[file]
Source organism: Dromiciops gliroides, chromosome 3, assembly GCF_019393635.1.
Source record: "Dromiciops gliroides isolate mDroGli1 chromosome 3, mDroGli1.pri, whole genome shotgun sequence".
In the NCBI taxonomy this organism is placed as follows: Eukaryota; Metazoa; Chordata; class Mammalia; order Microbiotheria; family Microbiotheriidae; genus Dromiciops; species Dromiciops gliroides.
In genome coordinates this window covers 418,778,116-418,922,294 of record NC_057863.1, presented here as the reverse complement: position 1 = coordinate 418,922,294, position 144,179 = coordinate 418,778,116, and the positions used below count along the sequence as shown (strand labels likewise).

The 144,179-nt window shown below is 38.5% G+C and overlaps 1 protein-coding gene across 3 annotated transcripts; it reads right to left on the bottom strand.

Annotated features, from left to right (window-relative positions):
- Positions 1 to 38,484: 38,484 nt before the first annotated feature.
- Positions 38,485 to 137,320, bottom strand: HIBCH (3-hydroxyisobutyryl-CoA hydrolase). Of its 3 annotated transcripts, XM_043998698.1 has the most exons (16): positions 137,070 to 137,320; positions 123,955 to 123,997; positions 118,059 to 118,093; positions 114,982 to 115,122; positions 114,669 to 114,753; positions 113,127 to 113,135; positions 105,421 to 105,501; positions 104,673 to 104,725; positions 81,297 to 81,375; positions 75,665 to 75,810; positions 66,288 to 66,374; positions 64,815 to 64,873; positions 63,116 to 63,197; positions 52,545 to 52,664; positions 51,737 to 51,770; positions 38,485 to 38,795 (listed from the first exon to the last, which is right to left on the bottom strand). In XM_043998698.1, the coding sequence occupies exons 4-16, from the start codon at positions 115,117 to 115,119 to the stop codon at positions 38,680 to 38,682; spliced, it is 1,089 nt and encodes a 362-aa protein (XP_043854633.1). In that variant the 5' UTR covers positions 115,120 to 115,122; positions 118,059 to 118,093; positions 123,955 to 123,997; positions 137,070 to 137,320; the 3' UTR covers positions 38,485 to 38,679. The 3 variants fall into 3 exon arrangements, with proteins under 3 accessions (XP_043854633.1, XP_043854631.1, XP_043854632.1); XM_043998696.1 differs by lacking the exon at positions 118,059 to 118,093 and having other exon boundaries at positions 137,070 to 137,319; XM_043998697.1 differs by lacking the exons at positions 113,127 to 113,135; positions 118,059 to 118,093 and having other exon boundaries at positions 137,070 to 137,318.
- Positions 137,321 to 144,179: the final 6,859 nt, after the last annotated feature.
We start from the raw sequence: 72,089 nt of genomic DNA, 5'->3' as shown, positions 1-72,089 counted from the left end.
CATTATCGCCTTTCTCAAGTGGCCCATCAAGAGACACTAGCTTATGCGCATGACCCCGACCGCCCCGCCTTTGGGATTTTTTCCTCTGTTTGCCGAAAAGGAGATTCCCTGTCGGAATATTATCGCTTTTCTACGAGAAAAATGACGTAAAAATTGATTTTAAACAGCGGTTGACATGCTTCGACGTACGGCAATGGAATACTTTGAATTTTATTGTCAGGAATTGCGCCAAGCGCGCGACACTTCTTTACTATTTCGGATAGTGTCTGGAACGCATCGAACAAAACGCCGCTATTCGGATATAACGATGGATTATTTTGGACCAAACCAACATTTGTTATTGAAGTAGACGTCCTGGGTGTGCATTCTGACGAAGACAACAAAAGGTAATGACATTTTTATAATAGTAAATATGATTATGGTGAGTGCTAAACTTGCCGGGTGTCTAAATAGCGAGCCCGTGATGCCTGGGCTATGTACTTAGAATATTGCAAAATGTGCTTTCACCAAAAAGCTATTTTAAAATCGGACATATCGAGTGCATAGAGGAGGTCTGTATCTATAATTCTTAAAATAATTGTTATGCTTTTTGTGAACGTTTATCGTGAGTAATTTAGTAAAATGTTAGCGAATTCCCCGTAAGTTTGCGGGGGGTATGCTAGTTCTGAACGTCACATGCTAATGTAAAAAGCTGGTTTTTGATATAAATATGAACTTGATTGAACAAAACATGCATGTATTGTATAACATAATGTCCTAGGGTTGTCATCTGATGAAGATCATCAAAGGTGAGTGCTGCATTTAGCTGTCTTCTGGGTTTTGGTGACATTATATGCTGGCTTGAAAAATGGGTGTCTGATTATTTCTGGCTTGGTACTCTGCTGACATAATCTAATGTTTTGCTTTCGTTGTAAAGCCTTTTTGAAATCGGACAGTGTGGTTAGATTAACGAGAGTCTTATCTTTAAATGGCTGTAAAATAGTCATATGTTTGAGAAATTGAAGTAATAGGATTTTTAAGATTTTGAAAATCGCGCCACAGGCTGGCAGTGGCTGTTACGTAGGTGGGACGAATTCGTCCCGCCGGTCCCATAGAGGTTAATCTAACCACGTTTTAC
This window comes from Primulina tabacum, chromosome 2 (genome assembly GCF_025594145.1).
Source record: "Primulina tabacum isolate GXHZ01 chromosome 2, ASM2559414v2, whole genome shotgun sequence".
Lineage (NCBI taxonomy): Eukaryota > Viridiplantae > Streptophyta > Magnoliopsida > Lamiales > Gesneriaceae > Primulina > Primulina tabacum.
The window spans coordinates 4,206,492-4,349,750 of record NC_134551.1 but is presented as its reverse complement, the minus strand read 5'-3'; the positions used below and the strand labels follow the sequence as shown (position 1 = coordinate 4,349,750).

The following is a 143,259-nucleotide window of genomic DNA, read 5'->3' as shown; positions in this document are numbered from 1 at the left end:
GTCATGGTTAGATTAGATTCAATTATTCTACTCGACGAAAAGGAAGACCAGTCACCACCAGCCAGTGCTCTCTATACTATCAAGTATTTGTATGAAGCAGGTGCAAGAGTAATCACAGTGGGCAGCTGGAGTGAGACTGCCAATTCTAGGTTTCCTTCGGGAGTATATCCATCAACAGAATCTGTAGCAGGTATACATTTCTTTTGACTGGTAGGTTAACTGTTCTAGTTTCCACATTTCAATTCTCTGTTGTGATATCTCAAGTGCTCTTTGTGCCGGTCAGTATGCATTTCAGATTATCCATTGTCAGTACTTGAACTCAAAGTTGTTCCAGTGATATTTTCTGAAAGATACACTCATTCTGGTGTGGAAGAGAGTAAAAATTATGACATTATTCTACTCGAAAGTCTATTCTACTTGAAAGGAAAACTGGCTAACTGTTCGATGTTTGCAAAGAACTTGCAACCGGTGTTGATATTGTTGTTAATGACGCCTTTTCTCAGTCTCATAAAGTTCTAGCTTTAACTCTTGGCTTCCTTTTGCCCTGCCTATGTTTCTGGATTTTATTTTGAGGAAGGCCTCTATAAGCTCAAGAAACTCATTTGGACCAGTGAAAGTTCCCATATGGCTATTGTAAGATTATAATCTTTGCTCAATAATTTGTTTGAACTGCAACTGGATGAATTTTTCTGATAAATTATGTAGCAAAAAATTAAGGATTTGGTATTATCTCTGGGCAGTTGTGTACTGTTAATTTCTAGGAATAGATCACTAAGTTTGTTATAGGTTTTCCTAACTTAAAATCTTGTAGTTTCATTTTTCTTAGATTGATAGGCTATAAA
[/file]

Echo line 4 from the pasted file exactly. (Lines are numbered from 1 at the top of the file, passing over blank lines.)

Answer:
In genome coordinates this window covers 418,778,116-418,922,294 of record NC_057863.1, presented here as the reverse complement: position 1 = coordinate 418,922,294, position 144,179 = coordinate 418,778,116, and the positions used below count along the sequence as shown (strand labels likewise).